Then I visited the Regional Museum. The lady at the cash desk was very upset when she understood I was a foreigner (it probably did not take her too much time for that), as she had to “give” me another ticket. I mean, like in other Russian museums, a much more expensive ticket than the regular one. Don’t believe that paying this “capitalist fee” you will get any explanation, even a small paper, in another language than Russian. It is supposed to be an interesting museum. I cannot issue any opinion. I did not understand anything. I have even not been able to buy a small English booklet.
After this frustrating visit, I tried, based on the BAM guide, to find the open-air tank museum. The tanks might have been moved or sold. I did not see them. However in the park, I was not alone, I met with friendly mosquitoes. I think they enjoyed my visit and their lunch. Who knows? Actually, it might have been their diner.
I decided to stop the frustrating experiences and did not go to the Art Museum. Fortunately, the Amur River was still there and no capitalist fee was asked to have a look on it. The view on this huge river was totally gorgeous.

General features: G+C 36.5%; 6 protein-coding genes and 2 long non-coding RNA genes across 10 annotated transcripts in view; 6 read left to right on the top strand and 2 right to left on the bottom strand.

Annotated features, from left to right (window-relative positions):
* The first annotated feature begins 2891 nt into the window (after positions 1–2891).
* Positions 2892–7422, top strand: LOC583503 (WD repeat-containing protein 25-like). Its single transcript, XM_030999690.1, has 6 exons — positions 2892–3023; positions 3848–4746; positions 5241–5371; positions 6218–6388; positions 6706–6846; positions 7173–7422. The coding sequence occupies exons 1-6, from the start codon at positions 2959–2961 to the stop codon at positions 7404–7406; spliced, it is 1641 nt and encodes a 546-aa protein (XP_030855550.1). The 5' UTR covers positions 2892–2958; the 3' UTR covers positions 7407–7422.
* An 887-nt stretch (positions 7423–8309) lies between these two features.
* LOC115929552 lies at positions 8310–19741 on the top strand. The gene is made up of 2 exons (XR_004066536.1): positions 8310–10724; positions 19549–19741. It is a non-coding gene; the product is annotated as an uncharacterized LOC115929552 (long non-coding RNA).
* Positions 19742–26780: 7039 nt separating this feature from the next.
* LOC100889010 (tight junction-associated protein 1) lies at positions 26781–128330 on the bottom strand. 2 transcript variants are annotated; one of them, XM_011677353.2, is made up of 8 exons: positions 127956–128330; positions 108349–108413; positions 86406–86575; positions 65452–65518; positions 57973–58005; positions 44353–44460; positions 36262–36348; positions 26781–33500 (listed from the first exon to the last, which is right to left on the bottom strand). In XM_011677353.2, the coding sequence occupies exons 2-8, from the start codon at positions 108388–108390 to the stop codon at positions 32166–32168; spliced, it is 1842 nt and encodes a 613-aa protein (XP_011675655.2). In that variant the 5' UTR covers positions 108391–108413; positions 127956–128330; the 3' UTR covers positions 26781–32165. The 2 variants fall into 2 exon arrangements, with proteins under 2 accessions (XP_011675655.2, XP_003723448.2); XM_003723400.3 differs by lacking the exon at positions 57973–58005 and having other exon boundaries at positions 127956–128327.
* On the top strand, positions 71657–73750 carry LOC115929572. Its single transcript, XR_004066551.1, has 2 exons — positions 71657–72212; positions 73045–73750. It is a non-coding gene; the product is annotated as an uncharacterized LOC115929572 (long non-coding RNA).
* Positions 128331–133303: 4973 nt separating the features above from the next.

After the days spent in the BAM, it was time to check my email. I crossed the town in all directions. No place was able to connect me with my “Orange” webmail. This time, I think it is because of Orange which is really too heavy with all its ads and communications. I finally succeed in finding one access in the main Post Office, though it was very slow. There, I saw an email saying that I had to cancel the two last homestay days of Aki in Vladivostok. I was drafting an answer when a smiling (I say that because I saw his teeth, I might have been wrong as I understood later) “Okrana” man came to me and used the babushka communication way. It consists of adding more and more words, longer and longer sentences when they see you do not understand them. Then, I gave him my dictionary so that he could show me words he wanted to tell me. He did not take the dictionary, did not stop the flood of words that, this time I understood, became increasingly aggressive. Instead of taking my book, he almost took my neck and threw me out of the post-office.